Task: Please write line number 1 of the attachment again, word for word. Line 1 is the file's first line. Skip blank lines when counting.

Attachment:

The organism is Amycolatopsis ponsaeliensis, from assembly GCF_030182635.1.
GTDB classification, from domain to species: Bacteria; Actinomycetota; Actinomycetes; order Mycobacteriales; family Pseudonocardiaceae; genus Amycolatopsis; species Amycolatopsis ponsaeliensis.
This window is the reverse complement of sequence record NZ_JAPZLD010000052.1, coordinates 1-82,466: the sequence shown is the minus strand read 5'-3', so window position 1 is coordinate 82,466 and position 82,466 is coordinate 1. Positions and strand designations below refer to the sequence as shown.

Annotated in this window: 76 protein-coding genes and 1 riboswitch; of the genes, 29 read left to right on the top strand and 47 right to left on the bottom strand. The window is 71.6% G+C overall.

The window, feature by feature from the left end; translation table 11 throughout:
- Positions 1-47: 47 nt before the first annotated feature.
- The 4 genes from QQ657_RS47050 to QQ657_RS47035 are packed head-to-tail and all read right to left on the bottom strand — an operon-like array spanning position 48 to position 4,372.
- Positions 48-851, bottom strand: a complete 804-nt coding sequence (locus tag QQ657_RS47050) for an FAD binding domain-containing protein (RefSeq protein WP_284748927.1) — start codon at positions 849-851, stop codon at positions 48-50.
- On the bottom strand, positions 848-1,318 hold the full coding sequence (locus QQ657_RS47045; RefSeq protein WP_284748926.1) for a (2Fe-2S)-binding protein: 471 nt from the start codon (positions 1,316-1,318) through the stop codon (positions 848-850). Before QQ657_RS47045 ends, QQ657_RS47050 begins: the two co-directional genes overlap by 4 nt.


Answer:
The organism is Amycolatopsis ponsaeliensis, from assembly GCF_030182635.1.